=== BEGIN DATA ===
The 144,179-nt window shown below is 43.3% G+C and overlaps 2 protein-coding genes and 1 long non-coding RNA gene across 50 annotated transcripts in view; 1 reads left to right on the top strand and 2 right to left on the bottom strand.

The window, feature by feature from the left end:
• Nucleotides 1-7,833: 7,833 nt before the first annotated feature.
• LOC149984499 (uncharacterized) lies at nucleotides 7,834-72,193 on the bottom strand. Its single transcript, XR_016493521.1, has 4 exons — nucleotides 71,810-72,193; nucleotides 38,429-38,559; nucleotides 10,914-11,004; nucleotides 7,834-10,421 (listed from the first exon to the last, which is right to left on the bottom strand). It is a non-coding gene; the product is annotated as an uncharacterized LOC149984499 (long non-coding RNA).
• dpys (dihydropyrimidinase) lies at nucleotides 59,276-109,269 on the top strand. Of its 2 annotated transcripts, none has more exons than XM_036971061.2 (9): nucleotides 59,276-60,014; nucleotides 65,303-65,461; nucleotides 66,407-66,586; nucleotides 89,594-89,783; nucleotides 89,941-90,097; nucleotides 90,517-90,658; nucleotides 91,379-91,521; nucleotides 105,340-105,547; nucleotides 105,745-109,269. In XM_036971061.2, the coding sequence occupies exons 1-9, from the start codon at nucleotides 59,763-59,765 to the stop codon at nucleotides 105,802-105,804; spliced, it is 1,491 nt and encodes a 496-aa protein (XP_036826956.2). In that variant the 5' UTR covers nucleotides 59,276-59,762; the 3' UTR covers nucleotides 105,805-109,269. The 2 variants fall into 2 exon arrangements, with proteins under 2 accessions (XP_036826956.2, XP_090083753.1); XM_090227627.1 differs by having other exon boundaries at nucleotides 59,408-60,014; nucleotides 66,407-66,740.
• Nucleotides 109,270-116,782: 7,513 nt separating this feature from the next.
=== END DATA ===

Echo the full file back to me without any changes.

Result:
The 144,179-nt window shown below is 43.3% G+C and overlaps 2 protein-coding genes and 1 long non-coding RNA gene across 50 annotated transcripts in view; 1 reads left to right on the top strand and 2 right to left on the bottom strand.

The window, feature by feature from the left end:
• Nucleotides 1-7,833: 7,833 nt before the first annotated feature.
• LOC149984499 (uncharacterized) lies at nucleotides 7,834-72,193 on the bottom strand. Its single transcript, XR_016493521.1, has 4 exons — nucleotides 71,810-72,193; nucleotides 38,429-38,559; nucleotides 10,914-11,004; nucleotides 7,834-10,421 (listed from the first exon to the last, which is right to left on the bottom strand). It is a non-coding gene; the product is annotated as an uncharacterized LOC149984499 (long non-coding RNA).
• dpys (dihydropyrimidinase) lies at nucleotides 59,276-109,269 on the top strand. Of its 2 annotated transcripts, none has more exons than XM_036971061.2 (9): nucleotides 59,276-60,014; nucleotides 65,303-65,461; nucleotides 66,407-66,586; nucleotides 89,594-89,783; nucleotides 89,941-90,097; nucleotides 90,517-90,658; nucleotides 91,379-91,521; nucleotides 105,340-105,547; nucleotides 105,745-109,269. In XM_036971061.2, the coding sequence occupies exons 1-9, from the start codon at nucleotides 59,763-59,765 to the stop codon at nucleotides 105,802-105,804; spliced, it is 1,491 nt and encodes a 496-aa protein (XP_036826956.2). In that variant the 5' UTR covers nucleotides 59,276-59,762; the 3' UTR covers nucleotides 105,805-109,269. The 2 variants fall into 2 exon arrangements, with proteins under 2 accessions (XP_036826956.2, XP_090083753.1); XM_090227627.1 differs by having other exon boundaries at nucleotides 59,408-60,014; nucleotides 66,407-66,740.
• Nucleotides 109,270-116,782: 7,513 nt separating this feature from the next.